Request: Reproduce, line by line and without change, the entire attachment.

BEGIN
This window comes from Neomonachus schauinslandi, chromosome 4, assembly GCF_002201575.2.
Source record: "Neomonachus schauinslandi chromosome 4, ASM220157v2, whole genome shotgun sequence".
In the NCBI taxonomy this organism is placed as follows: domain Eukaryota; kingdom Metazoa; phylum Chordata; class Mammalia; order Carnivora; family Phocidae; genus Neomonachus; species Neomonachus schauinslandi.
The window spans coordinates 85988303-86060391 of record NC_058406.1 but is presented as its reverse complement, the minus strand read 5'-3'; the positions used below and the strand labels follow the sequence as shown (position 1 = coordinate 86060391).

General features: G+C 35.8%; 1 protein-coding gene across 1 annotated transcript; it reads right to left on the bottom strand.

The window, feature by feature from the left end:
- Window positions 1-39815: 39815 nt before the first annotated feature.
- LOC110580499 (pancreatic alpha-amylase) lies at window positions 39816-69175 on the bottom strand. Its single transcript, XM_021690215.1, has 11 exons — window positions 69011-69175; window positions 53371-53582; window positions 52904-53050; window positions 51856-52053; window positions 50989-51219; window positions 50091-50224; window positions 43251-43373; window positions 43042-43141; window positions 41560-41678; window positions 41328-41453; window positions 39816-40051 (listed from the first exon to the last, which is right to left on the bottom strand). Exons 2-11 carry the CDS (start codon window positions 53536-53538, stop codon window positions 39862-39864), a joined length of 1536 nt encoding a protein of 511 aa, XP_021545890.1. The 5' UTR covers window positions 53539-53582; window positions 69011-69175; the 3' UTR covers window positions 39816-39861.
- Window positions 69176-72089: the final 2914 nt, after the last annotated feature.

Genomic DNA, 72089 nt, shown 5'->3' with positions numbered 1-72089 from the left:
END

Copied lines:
This window comes from Neomonachus schauinslandi, chromosome 4, assembly GCF_002201575.2.
Source record: "Neomonachus schauinslandi chromosome 4, ASM220157v2, whole genome shotgun sequence".
In the NCBI taxonomy this organism is placed as follows: domain Eukaryota; kingdom Metazoa; phylum Chordata; class Mammalia; order Carnivora; family Phocidae; genus Neomonachus; species Neomonachus schauinslandi.
The window spans coordinates 85988303-86060391 of record NC_058406.1 but is presented as its reverse complement, the minus strand read 5'-3'; the positions used below and the strand labels follow the sequence as shown (position 1 = coordinate 86060391).

General features: G+C 35.8%; 1 protein-coding gene across 1 annotated transcript; it reads right to left on the bottom strand.

The window, feature by feature from the left end:
- Window positions 1-39815: 39815 nt before the first annotated feature.
- LOC110580499 (pancreatic alpha-amylase) lies at window positions 39816-69175 on the bottom strand. Its single transcript, XM_021690215.1, has 11 exons — window positions 69011-69175; window positions 53371-53582; window positions 52904-53050; window positions 51856-52053; window positions 50989-51219; window positions 50091-50224; window positions 43251-43373; window positions 43042-43141; window positions 41560-41678; window positions 41328-41453; window positions 39816-40051 (listed from the first exon to the last, which is right to left on the bottom strand). Exons 2-11 carry the CDS (start codon window positions 53536-53538, stop codon window positions 39862-39864), a joined length of 1536 nt encoding a protein of 511 aa, XP_021545890.1. The 5' UTR covers window positions 53539-53582; window positions 69011-69175; the 3' UTR covers window positions 39816-39861.
- Window positions 69176-72089: the final 2914 nt, after the last annotated feature.

Genomic DNA, 72089 nt, shown 5'->3' with positions numbered 1-72089 from the left: